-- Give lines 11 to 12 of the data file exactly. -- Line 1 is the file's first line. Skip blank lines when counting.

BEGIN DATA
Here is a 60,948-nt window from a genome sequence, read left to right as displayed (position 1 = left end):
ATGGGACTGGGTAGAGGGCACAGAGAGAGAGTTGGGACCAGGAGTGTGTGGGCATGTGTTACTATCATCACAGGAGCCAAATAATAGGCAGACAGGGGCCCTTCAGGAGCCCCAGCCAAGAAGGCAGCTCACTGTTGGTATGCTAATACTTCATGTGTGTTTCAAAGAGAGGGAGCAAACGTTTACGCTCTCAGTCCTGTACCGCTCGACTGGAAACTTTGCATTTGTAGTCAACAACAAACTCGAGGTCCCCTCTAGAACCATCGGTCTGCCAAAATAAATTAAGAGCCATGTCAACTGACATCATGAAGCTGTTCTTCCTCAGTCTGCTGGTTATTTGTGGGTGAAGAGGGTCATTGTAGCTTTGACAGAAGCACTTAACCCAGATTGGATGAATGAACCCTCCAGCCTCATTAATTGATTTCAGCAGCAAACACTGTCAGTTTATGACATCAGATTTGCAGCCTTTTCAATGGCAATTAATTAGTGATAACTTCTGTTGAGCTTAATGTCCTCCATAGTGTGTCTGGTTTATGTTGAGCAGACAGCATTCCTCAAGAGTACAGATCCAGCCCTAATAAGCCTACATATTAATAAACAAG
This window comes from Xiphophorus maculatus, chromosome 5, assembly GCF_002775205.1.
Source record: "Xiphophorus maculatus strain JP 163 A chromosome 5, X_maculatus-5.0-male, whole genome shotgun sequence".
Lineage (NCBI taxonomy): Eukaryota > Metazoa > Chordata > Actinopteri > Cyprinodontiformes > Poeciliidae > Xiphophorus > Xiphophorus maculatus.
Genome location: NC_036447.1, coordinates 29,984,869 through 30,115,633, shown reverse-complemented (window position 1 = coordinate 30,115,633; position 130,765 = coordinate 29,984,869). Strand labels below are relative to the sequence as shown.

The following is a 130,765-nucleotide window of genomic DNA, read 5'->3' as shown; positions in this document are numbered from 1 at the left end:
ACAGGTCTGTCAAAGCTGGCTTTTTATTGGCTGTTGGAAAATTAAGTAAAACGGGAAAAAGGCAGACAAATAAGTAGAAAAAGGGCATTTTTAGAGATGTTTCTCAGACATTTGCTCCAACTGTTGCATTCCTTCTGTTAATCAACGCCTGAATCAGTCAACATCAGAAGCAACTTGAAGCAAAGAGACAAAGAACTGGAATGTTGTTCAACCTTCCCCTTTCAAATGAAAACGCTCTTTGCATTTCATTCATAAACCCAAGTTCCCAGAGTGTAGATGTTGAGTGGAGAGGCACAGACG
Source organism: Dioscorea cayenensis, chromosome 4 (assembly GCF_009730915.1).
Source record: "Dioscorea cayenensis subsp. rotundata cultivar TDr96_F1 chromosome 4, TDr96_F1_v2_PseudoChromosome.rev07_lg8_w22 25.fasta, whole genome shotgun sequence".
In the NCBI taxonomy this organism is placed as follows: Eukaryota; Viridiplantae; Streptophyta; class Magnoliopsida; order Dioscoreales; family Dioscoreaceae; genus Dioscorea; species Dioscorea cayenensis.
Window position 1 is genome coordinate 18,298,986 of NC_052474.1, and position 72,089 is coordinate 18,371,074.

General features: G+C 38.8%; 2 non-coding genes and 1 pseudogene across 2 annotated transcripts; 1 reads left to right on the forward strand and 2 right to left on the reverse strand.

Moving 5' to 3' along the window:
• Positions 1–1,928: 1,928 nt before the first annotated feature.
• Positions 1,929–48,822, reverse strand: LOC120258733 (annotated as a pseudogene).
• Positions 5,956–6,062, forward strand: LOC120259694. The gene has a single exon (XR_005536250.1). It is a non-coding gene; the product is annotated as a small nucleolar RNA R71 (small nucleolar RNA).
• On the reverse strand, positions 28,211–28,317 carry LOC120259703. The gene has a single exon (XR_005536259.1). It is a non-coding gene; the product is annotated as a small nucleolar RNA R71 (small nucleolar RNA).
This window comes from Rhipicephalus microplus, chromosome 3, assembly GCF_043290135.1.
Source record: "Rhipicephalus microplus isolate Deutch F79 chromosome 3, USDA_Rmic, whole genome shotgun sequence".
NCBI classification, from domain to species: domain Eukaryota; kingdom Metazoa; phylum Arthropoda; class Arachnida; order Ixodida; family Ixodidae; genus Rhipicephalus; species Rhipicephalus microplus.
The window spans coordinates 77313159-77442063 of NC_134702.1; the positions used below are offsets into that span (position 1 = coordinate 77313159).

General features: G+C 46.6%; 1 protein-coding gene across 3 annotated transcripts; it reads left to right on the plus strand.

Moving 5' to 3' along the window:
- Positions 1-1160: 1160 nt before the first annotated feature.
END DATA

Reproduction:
In the NCBI taxonomy this organism is placed as follows: Eukaryota; Viridiplantae; Streptophyta; class Magnoliopsida; order Dioscoreales; family Dioscoreaceae; genus Dioscorea; species Dioscorea cayenensis.
Window position 1 is genome coordinate 18,298,986 of NC_052474.1, and position 72,089 is coordinate 18,371,074.